Forgiveness for the inconsistent blogger

Khoi Vinh captures the anxiety of a lapsed blogger in this lovely sentence:

What I really need is to write a blog post that clears the decks, one that owns up to how starkly impersonal my posts have been for months now, and essentially gives me permission to start trying to write again.

Everyone should give themselves the chance to try again.

Medium and the evolution of blogging

I’m a fan of blogging. I like the process. I like the idea of posting something regularly. I like how RSS and social components allow the information published through a blogging platform to spread through the Internet’s nooks and crannies.

But I’m also kinda bored of reverse-chronology layouts and the headline-body-comment structure. Those methods are fine, and they deserve to stick around, but can’t we do something different already?

I’m not talking about something dramatically different. What I want is to see blogging’s evolutionary step — what will this form look like in 10 years?

That’s why I’m intrigued by Medium. The category pages — dubbed “collections” — are organized differently (example):

Screenshot of Medium's 100 word stories collection

It’s tablet-friendly, that’s for sure.

It’s also not defined by time.

If you’re a news site, time matters. You want the latest up front because “the latest” is what you’re all about. But how many of us run news sites? Hell, how many of us want to run news sites?

I have to imagine many people out there are focused on a topic or an idea. That thing may be tied to time, but time is not necessarily the defining characteristic.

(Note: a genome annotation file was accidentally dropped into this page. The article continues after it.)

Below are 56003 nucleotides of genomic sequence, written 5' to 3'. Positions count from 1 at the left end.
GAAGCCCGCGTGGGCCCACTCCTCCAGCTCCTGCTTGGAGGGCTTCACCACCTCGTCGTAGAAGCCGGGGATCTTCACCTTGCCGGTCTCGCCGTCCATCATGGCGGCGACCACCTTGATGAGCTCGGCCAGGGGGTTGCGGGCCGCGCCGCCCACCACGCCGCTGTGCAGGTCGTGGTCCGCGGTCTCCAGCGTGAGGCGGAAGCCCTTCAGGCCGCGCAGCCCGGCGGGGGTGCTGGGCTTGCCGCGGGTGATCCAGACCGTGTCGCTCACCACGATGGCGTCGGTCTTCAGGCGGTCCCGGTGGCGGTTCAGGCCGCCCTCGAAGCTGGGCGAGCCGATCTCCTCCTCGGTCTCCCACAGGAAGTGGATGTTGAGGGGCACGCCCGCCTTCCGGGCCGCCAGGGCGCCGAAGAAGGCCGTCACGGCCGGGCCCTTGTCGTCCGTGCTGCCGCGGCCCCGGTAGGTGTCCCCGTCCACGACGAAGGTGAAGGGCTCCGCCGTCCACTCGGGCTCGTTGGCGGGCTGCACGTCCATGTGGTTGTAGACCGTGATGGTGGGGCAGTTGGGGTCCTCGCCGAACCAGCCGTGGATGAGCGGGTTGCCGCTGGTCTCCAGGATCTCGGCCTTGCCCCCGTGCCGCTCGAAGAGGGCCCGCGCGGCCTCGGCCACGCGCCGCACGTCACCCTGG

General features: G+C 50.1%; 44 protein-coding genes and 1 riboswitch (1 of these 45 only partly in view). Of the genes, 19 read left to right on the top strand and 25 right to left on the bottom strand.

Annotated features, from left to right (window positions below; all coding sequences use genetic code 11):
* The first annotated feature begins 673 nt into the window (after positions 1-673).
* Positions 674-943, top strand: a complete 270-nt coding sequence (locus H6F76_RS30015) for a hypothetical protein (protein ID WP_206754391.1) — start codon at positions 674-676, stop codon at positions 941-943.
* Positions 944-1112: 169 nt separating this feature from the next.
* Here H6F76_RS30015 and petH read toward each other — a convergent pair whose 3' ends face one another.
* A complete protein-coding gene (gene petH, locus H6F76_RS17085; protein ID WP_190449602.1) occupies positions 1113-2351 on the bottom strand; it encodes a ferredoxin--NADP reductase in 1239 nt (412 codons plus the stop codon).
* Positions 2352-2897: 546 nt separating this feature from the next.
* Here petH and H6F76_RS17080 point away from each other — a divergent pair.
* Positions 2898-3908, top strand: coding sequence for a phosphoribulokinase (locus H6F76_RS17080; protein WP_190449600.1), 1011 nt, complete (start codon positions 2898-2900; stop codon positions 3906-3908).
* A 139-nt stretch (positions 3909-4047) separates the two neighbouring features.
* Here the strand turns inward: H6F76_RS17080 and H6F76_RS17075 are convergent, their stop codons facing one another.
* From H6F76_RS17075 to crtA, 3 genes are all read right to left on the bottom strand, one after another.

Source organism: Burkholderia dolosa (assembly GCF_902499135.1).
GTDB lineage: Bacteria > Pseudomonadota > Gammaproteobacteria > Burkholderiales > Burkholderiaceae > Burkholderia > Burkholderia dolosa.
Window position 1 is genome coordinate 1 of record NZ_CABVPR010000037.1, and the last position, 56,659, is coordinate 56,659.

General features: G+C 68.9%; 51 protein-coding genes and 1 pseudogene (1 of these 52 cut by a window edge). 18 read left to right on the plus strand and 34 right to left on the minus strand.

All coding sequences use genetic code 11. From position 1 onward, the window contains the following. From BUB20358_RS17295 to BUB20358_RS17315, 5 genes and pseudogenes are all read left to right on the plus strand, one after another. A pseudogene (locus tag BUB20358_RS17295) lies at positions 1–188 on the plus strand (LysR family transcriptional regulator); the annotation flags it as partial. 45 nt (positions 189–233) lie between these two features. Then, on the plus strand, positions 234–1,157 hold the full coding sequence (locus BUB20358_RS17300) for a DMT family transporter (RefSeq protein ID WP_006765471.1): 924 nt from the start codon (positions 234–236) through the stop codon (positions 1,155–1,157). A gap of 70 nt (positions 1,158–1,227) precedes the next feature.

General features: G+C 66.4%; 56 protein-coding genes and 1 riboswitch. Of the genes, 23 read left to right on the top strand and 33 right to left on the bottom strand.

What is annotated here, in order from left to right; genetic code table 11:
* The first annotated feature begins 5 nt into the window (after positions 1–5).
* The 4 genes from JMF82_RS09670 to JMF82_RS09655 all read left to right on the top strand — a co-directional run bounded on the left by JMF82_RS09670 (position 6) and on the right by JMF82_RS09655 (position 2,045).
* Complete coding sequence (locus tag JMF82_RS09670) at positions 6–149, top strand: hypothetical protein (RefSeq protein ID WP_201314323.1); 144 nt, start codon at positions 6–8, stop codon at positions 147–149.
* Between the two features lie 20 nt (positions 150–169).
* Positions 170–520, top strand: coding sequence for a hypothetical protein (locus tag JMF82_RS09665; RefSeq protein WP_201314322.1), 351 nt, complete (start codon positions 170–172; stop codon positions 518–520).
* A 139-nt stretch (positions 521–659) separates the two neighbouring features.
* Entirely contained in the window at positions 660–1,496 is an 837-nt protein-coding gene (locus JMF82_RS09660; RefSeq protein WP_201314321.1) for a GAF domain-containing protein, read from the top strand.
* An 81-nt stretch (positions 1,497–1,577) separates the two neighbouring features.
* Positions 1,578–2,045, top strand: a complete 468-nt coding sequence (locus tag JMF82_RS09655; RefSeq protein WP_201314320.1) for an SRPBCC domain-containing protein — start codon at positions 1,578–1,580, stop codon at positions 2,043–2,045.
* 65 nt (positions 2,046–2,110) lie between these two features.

Medium, like Flipboard and Gawker, is about showcasing “the big thing.” I like that.

Medium is also trying to break away from the post-comment hierarchy. Dave Winer picked up on this:

Users can create new buckets or collections and call them anything they want. A bucket is analogous to a blog post. Then other people can post to it. That’s like a comment. But it doesn’t look like a comment. It’s got a place for a big image at the top. It looks much prettier than a comment, and much bigger. Looks are important here.

That’s really interesting. What if we made the post and the comment equally important? What would that look like?

I don’t think Medium’s current form represents this vision, but the idea is intriguing.

And even if Medium doesn’t usher in the evolution I’m looking for, the fact that people are talking and experimenting in this space suggests good things will happen.

(I acknowledge and embrace the hypocrisy of complaining about traditional blog structures in a traditional blog post.)

Hey, journalists, this is why you need a blog

A phenomenal post from Jason Fry at the National Sports Journalism Center: When I started Faith and Fear in Flushing with my friend Greg Prince in the winter of 2005, I’d been at The Wall Street Journal Online for nearly…

A phenomenal post from Jason Fry at the National Sports Journalism Center:

When I started Faith and Fear in Flushing with my friend Greg Prince in the winter of 2005, I’d been at The Wall Street Journal Online for nearly 10 years. But despite all that time as a Web guy, I’d adopted some rather unhealthy attitudes. I was studiously uninterested in knowing how many readers read my columns, and only took a passing interest in their reactions to them. I thought that my job was to be a thinker and a writer. Worrying about traffic numbers? That was somebody else’s job – and a lesser calling.

This was arrogant and dumb, and a few weeks of writing Faith and Fear showed me that. On my own blog, the numbers were of immense interest to me. I pored over them every day in an effort to figure out what posts were connecting with readers and what posts weren’t. I was singing for my supper, and it made me a better columnist. If a column was well written but didn’t seem to connect, I wasn’t happy with it. I no longer dismissed Web traffic as not my job, complained about writing promos for my stuff, or gave reader comments and emails short shrift. And I realized those folks on the business side were critical to our collective success, and could teach me things. [Emphasis added.]

I’ll add this: journalism’s biggest mistake was allowing business apathy/hatred among the editorial ranks. That’s a far more egregious “sin” than publishing free Web content.